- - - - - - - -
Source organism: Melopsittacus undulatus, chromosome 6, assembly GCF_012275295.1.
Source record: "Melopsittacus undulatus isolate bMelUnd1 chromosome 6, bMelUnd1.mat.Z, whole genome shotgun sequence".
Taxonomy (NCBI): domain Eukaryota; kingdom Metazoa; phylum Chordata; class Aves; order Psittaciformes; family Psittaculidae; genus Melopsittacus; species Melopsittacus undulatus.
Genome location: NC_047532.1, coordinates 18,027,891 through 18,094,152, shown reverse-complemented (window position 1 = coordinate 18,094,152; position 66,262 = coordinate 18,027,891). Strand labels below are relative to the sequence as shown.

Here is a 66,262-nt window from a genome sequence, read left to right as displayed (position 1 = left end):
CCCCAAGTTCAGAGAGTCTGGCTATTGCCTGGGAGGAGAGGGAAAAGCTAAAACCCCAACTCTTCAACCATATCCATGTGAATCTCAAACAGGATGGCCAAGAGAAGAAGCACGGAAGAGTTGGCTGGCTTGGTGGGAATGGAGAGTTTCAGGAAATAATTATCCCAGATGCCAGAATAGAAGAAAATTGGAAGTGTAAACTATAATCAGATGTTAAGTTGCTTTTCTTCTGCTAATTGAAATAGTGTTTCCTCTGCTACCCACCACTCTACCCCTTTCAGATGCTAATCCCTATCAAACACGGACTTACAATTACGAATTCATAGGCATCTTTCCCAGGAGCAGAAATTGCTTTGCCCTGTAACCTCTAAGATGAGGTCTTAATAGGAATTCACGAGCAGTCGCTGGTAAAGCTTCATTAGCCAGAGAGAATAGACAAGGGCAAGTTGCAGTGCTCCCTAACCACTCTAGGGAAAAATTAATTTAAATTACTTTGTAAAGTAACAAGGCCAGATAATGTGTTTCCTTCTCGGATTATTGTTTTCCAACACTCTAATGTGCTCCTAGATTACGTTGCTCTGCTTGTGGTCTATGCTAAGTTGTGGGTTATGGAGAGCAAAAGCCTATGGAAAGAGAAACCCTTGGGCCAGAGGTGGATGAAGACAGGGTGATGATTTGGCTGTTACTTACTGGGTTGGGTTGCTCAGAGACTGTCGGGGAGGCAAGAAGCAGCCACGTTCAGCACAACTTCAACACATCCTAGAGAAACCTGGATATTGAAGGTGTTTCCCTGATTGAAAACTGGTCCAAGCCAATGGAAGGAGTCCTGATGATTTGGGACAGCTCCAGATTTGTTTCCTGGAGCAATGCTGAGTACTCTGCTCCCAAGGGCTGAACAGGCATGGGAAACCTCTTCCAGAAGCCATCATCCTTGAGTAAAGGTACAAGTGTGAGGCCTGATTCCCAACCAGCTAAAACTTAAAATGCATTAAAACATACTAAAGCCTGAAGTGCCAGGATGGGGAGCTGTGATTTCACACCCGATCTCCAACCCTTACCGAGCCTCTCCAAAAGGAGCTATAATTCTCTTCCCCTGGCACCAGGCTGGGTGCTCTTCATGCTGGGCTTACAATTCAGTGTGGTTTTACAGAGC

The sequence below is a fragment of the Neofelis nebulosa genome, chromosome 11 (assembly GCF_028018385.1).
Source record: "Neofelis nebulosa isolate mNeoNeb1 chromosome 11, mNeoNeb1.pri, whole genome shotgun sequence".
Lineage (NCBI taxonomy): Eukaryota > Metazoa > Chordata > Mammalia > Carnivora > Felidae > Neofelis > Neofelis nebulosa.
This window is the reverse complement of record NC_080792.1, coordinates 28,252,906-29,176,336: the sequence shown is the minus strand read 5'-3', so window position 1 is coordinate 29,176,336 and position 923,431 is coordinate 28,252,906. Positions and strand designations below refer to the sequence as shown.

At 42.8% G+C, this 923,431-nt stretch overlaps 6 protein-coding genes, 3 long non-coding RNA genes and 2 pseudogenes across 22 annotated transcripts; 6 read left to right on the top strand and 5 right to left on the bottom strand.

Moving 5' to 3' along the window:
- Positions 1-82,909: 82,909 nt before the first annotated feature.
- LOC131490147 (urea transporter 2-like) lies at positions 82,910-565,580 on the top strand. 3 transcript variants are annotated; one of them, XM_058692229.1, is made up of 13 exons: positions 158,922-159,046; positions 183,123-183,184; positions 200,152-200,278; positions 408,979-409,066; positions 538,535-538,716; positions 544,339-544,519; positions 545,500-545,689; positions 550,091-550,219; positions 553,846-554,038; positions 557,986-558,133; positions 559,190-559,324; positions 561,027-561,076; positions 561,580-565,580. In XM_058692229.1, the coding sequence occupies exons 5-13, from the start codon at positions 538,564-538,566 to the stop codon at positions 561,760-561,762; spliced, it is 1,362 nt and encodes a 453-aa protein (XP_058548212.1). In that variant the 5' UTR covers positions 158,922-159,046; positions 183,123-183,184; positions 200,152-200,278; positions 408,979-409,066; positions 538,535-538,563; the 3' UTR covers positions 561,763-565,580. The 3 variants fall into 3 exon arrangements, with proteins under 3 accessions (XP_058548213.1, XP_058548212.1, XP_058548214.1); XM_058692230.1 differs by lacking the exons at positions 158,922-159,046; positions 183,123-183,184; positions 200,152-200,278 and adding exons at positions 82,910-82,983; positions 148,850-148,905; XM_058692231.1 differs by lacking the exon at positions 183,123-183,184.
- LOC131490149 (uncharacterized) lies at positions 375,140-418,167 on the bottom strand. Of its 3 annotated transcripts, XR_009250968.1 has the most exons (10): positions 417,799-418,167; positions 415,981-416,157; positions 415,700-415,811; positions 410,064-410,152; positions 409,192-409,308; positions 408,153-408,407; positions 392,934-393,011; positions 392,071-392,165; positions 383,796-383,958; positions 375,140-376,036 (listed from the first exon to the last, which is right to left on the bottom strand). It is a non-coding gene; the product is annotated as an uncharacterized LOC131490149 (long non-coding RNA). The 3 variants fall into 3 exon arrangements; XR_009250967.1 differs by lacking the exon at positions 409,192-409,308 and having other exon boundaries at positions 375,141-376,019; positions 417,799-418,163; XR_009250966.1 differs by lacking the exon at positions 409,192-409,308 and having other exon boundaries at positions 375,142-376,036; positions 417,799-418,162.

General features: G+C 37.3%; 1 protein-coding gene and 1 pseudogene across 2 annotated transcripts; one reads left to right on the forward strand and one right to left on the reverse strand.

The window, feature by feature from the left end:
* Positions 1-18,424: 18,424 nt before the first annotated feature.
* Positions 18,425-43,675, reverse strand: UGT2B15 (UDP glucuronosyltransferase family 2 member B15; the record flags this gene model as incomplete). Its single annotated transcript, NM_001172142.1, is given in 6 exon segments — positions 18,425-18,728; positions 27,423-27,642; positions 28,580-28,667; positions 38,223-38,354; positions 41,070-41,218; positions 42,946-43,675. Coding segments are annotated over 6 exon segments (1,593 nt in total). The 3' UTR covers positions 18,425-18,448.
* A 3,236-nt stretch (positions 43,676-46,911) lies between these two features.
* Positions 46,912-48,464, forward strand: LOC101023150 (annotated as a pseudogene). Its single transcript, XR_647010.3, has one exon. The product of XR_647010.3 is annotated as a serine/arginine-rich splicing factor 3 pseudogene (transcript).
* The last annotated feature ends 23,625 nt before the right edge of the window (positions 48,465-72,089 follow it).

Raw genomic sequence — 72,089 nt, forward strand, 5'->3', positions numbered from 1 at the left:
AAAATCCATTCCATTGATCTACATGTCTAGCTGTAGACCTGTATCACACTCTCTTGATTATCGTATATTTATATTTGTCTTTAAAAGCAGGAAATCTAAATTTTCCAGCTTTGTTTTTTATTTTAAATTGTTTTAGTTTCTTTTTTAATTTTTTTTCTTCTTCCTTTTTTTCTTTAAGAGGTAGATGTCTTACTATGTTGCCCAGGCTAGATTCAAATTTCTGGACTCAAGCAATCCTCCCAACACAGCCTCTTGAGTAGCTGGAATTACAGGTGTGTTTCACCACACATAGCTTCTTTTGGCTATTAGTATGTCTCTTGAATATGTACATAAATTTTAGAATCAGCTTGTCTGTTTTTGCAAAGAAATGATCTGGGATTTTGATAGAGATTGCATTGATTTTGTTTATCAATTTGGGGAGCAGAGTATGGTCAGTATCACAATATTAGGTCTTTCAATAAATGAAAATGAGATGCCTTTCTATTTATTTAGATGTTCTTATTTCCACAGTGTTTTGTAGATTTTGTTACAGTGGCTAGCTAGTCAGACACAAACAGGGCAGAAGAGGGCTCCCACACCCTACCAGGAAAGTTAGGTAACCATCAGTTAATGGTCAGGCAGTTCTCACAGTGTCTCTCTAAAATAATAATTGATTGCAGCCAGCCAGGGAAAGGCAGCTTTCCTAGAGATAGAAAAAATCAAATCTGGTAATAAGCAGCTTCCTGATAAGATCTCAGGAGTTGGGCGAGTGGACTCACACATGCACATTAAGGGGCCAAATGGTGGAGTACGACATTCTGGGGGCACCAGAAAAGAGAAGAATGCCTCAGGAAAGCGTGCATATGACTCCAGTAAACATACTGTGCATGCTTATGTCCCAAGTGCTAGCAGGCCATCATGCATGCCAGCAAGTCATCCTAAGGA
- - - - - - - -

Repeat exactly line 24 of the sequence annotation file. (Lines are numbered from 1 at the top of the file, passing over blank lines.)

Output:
AAAATCCATTCCATTGATCTACATGTCTAGCTGTAGACCTGTATCACACTCTCTTGATTATCGTATATTTATATTTGTCTTTAAAAGCAGGAAATCTAAATTTTCCAGCTTTGTTTTTTATTTTAAATTGTTTTAGTTTCTTTTTTAATTTTTTTTCTTCTTCCTTTTTTTCTTTAAGAGGTAGATGTCTTACTATGTTGCCCAGGCTAGATTCAAATTTCTGGACTCAAGCAATCCTCCCAACACAGCCTCTTGAGTAGCTGGAATTACAGGTGTGTTTCACCACACATAGCTTCTTTTGGCTATTAGTATGTCTCTTGAATATGTACATAAATTTTAGAATCAGCTTGTCTGTTTTTGCAAAGAAATGATCTGGGATTTTGATAGAGATTGCATTGATTTTGTTTATCAATTTGGGGAGCAGAGTATGGTCAGTATCACAATATTAGGTCTTTCAATAAATGAAAATGAGATGCCTTTCTATTTATTTAGATGTTCTTATTTCCACAGTGTTTTGTAGATTTTGTTACAGTGGCTAGCTAGTCAGACACAAACAGGGCAGAAGAGGGCTCCCACACCCTACCAGGAAAGTTAGGTAACCATCAGTTAATGGTCAGGCAGTTCTCACAGTGTCTCTCTAAAATAATAATTGATTGCAGCCAGCCAGGGAAAGGCAGCTTTCCTAGAGATAGAAAAAATCAAATCTGGTAATAAGCAGCTTCCTGATAAGATCTCAGGAGTTGGGCGAGTGGACTCACACATGCACATTAAGGGGCCAAATGGTGGAGTACGACATTCTGGGGGCACCAGAAAAGAGAAGAATGCCTCAGGAAAGCGTGCATATGACTCCAGTAAACATACTGTGCATGCTTATGTCCCAAGTGCTAGCAGGCCATCATGCATGCCAGCAAGTCATCCTAAGGA